Man’s Search for Meaning

Favourite Lines

  • Frankl is fond of quoting Nietzsche, “He who has a why to live can bear with almost any how.”
  • To weave these slender threads of a broken life into a firm pattern of meaning and responsibility is the object and challenge of logotherapy, which is Dr. Frankl’s own version of modern existential analysis.
  • The latin word finis has two meanings: the end or the finish, and a goal to reach.
  • What man actually needs is not a tensionless state but rather the striving and struggling for a worthwhile goal, a freely chosen task.
  • Such security, like Paradise, is closed to man forever; man has to make choices. No instinct tells him what he has to do, and no tradition tells him what he ought to do; sometimes he does not even know what he wishes to do. Instead, he either wishes to do what other people do (conformism) or he does what other people wish him to do (totalitarianism).
  • The existential vacuum manifests itself mainly in a state of boredom. Now we can understand Schopenhauer when he said that mankind was apparently doomed to vacillate eternally between the two extremes of distress and boredom. In actual fact, boredom is now causing, and certainly bringing to psychiatrists, more problems to solve than distress. And these problems are growing increasingly crucial, for progressive automation will probably lead to an enormous increase in the leisure hours available to the average worker. The pity of it is that many of these will not know what to do with all their newly acquired free time.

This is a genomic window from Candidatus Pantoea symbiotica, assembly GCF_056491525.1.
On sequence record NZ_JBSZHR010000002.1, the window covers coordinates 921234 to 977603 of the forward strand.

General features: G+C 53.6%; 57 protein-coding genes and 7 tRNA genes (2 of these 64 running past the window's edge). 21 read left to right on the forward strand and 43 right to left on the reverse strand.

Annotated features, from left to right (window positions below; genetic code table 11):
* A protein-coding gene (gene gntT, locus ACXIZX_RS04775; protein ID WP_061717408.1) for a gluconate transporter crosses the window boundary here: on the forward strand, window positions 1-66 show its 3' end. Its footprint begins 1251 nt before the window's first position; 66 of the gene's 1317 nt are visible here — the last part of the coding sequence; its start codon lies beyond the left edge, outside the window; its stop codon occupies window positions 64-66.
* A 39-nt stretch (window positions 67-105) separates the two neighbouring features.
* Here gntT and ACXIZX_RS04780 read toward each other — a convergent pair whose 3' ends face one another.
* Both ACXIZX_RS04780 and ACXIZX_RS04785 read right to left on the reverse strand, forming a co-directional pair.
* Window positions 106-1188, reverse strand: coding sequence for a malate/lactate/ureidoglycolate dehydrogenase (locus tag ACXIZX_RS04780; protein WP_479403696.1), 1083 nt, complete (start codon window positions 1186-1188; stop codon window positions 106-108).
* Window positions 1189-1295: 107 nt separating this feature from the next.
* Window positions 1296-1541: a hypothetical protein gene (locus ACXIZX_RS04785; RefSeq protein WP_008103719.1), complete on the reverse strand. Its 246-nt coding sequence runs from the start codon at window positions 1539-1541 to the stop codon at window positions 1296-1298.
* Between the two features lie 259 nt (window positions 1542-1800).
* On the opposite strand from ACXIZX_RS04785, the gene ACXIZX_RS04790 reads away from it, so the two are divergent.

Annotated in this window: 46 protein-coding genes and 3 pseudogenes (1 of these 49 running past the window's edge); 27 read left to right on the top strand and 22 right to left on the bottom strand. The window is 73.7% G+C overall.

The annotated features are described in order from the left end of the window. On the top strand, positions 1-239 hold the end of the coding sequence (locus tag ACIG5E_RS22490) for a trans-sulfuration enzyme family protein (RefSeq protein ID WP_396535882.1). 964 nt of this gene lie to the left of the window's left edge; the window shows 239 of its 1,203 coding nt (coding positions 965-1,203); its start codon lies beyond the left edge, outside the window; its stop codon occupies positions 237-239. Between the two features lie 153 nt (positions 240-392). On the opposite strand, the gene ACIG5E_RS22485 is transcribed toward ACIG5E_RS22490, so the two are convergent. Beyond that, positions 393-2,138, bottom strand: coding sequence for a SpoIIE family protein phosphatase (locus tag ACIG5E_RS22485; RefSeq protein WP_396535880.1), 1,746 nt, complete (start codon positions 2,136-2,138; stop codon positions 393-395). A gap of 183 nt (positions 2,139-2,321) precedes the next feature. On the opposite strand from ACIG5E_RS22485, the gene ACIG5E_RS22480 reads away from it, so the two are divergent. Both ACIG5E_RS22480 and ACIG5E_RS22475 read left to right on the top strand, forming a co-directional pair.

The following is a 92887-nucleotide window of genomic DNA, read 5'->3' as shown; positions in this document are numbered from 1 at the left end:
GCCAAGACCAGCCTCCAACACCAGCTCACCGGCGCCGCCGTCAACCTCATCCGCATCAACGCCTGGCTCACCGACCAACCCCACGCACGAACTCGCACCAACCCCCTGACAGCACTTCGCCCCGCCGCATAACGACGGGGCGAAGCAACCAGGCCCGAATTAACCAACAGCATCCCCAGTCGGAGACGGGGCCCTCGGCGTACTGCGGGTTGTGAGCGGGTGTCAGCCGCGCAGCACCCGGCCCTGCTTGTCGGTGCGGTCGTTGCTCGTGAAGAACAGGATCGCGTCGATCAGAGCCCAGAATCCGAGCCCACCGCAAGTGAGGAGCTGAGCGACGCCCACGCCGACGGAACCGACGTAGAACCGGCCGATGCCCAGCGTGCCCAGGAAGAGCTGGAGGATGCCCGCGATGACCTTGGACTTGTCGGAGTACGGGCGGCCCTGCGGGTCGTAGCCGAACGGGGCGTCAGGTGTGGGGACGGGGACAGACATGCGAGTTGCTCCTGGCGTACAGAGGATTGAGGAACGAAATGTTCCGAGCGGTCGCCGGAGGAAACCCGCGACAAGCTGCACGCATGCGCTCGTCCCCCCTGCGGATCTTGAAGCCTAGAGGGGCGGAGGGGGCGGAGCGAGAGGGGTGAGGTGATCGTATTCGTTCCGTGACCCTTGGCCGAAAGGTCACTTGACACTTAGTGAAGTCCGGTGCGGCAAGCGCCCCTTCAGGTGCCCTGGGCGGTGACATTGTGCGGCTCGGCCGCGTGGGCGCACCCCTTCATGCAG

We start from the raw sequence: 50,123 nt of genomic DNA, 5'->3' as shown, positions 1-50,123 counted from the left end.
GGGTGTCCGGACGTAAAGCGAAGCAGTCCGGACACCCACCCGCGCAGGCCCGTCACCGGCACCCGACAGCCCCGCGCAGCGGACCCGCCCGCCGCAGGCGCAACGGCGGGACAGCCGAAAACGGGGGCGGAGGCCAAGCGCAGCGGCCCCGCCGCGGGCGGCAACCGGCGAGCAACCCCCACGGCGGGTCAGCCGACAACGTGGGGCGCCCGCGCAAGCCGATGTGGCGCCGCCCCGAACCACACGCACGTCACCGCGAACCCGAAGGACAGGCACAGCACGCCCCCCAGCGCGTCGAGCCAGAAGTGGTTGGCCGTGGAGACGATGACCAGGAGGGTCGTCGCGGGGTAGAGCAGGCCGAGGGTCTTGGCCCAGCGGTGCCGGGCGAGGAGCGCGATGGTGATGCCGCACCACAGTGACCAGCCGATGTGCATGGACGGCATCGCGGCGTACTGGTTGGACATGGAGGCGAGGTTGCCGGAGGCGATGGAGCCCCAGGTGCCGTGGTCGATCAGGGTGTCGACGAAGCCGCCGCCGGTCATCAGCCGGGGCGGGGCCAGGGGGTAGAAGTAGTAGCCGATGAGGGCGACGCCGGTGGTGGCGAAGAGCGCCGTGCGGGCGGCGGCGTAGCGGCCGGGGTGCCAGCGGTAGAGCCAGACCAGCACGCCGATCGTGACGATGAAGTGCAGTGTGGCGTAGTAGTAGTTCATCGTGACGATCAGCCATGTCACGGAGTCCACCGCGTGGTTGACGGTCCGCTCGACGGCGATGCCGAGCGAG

• “Sunday neurosis,” is a kind of depression which afflicts people who become aware of the lack of content in their lives when the rush of the busy week is over and the void within themselves becomes manifest. Not a few cases of suicide can be traced back to this existential vacuum. Such widespread phenomena as depression, aggression and addiction are not understandable unless we recognize the existential vacuum underlying them. This is also true of the crises of pensioners and aging people. But if you look at it one may realise that there is no reason to pity old people. Instead, young people should envy them. It is true that the old have no opportunities, no possibilities in the future. But they have more than that. Instead of possibilities in the future, they have realities in the past — the potentialities they have actualized, the meanings they have fulfilled, the love loved, the sufferings they have suffered and the values they have realized — and nothing and nobody can ever remove these assets from the past.
  • I said that someone looks down on each us in difficult hours — a friend, a parent, somebody alive or dead, or a God— and he would not expect us to disappoint him. He would hope to find us suffering proudly — not miserably — knowing how to die.

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